In preparation for November’s book club, I just finished reading And Life Goes On by one of my favorite bloggers, Tricia Lott Williford and one of the chapter intros included a quote from Wild by Cheryl Strayed (another book club book – FTW).
Fear begets fear. Power begets power. I willed myself to beget power. And it wasn’t long before I actually wasn’t afraid.
I supposed that and the quote above all go in line with the power of positive thinking and mind over matter. But it is true – though dangerous situations are all around us and unpleasant “things” can occur at any time – fear stems from our minds. The unhealthy fear that keeps us from moving forward or trying new things, that fear is not real – it is truly a product of our own doing.
I have been thinking lately of what I am afraid of; what (in my head) is holding me back from things I want to pursue? In general, I don’t worry a ton about the big “what ifs” in life. What if someone I love gets cancer? What if someone I love dies unexpectedly? What if that car in front of me blows a tire and causes an accident? These are all possibilities and they would not be what I would choose for my life, but if they happen, I would/could/will deal with it. It would not be impossible. It might not be pleasant and it might feel near impossible, but it would not end me.
I don’t believe in the idea that we invite trouble into our lives by talking about it. I believe that things happen, regardless of what we do. I jokingly talk of karma when it comes to a rude person at the grocery store but I don’t really believe that we get anything we do or don’t deserve. Well, I do believe we get plenty we don’t deserve – we are blessed with so much goodness simply because of where we lucked out with being born. And if you believe in salvation and grace like I do, we get heaven simply because we say yes to Jesus. Talk about getting what we don’t deserve.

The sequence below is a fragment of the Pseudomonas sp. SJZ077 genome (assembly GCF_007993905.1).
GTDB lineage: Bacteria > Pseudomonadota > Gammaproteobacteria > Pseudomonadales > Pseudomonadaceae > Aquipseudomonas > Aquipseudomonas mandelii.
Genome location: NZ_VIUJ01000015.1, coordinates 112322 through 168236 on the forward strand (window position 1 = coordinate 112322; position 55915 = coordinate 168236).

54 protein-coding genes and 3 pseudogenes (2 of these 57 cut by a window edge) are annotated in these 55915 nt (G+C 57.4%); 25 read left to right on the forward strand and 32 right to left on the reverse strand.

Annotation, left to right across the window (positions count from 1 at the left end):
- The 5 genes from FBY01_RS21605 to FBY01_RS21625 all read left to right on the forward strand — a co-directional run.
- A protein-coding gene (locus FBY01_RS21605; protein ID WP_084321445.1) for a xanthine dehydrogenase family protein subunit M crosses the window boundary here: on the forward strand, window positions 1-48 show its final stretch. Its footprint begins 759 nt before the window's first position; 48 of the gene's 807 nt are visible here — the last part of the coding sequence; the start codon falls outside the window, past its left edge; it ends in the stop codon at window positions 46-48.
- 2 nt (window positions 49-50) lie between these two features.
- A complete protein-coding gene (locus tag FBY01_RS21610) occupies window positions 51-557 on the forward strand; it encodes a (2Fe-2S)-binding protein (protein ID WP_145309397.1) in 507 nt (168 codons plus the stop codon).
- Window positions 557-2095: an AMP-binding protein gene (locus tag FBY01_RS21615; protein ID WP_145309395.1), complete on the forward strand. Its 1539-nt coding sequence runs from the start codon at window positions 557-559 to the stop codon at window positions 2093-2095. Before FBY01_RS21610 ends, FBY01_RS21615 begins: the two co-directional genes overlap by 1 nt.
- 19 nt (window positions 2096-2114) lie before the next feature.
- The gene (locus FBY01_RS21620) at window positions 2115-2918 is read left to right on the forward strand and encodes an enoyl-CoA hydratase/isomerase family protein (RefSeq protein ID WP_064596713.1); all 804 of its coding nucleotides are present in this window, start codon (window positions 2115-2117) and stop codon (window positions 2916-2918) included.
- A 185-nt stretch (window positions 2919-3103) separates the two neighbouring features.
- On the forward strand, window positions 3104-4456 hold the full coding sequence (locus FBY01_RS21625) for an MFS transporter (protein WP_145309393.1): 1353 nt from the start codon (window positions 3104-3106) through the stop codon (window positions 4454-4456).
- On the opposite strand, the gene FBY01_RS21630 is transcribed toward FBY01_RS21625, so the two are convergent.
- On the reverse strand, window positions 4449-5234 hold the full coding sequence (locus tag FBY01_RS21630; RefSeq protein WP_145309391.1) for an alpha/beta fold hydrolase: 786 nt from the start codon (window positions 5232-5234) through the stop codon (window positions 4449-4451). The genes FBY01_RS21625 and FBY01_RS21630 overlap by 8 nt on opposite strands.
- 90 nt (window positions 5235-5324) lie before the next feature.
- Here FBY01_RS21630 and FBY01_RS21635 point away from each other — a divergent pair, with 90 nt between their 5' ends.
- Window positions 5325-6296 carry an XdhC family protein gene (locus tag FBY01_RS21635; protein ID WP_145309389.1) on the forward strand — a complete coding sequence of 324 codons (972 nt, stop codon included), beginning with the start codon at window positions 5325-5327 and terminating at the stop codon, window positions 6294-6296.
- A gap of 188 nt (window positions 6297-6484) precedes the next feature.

But I still have fears. Fears related to money. Fears related to parenting. Fears related to the other relationships in my life. Fear stinks and should have no place in our hearts and our heads. I think we should change out those fears and instead be proactive, addressing them and then moving past them, flipping them on their head and acknowledging that, yes, they come out of a true place we should look at but they should not stop us in our tracks. If we have a fear related to something, then do the work to turn it from a fear into a concern – something you are intentional about addressing. If you are afraid of losing a job or running out savings – meet with a financial planner, create a 10-year plan, go back to school and reinforce your achievements. If you are afraid you are failing your kids in your parenting – talk with someone, gain some perspective, work on your attitude and coping skills. If you are afraid that you are failing in your relationships, give them more of your time and your love. Fear needs only to be the signal to ourselves that we need to give something a little more attention so we can either fix a real problem or soothe our own concerns and diffuse the internal atomic bomb that is waiting inside of us to go off and wreck us. Dangers and problems are real, yes, but we don’t need to be afraid. We have it in us to handle things. And where we fail, well, then there’s God and His army of helpers who are at the ready to surround us and lift us up.
Do not be afraid. Easier said than done, amiright? I’m working on it, but God already has it all under control. Repeat after me, “Fear is not real.”
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